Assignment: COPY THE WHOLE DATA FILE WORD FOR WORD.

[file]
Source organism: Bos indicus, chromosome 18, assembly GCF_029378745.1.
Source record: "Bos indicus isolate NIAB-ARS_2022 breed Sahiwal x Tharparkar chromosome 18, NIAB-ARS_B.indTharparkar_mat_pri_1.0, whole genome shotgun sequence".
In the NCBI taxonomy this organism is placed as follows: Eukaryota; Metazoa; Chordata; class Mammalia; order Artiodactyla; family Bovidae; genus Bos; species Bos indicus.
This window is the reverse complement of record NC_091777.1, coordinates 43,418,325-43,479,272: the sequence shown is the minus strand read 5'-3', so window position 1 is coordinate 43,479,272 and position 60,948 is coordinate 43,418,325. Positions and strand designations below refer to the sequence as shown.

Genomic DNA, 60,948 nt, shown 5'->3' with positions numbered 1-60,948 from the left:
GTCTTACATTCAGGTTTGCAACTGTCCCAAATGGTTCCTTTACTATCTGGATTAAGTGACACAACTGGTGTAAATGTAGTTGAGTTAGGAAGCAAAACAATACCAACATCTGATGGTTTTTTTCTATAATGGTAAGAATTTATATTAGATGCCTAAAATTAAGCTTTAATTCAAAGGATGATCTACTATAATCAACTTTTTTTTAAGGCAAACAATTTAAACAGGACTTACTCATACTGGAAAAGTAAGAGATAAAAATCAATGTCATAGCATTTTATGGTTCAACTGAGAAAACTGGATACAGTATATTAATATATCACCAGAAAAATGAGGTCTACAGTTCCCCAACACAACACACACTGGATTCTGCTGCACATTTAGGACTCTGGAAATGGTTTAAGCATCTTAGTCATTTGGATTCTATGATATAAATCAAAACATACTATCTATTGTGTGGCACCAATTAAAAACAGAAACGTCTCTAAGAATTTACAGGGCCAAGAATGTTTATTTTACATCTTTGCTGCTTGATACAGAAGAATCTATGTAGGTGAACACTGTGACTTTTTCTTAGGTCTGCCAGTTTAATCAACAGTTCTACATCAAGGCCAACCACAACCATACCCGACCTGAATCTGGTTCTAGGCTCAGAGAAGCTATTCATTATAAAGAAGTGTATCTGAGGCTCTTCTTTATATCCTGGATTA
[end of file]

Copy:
Source organism: Bos indicus, chromosome 18, assembly GCF_029378745.1.
Source record: "Bos indicus isolate NIAB-ARS_2022 breed Sahiwal x Tharparkar chromosome 18, NIAB-ARS_B.indTharparkar_mat_pri_1.0, whole genome shotgun sequence".
In the NCBI taxonomy this organism is placed as follows: Eukaryota; Metazoa; Chordata; class Mammalia; order Artiodactyla; family Bovidae; genus Bos; species Bos indicus.
This window is the reverse complement of record NC_091777.1, coordinates 43,418,325-43,479,272: the sequence shown is the minus strand read 5'-3', so window position 1 is coordinate 43,479,272 and position 60,948 is coordinate 43,418,325. Positions and strand designations below refer to the sequence as shown.

Genomic DNA, 60,948 nt, shown 5'->3' with positions numbered 1-60,948 from the left:
GTCTTACATTCAGGTTTGCAACTGTCCCAAATGGTTCCTTTACTATCTGGATTAAGTGACACAACTGGTGTAAATGTAGTTGAGTTAGGAAGCAAAACAATACCAACATCTGATGGTTTTTTTCTATAATGGTAAGAATTTATATTAGATGCCTAAAATTAAGCTTTAATTCAAAGGATGATCTACTATAATCAACTTTTTTTTAAGGCAAACAATTTAAACAGGACTTACTCATACTGGAAAAGTAAGAGATAAAAATCAATGTCATAGCATTTTATGGTTCAACTGAGAAAACTGGATACAGTATATTAATATATCACCAGAAAAATGAGGTCTACAGTTCCCCAACACAACACACACTGGATTCTGCTGCACATTTAGGACTCTGGAAATGGTTTAAGCATCTTAGTCATTTGGATTCTATGATATAAATCAAAACATACTATCTATTGTGTGGCACCAATTAAAAACAGAAACGTCTCTAAGAATTTACAGGGCCAAGAATGTTTATTTTACATCTTTGCTGCTTGATACAGAAGAATCTATGTAGGTGAACACTGTGACTTTTTCTTAGGTCTGCCAGTTTAATCAACAGTTCTACATCAAGGCCAACCACAACCATACCCGACCTGAATCTGGTTCTAGGCTCAGAGAAGCTATTCATTATAAAGAAGTGTATCTGAGGCTCTTCTTTATATCCTGGATTA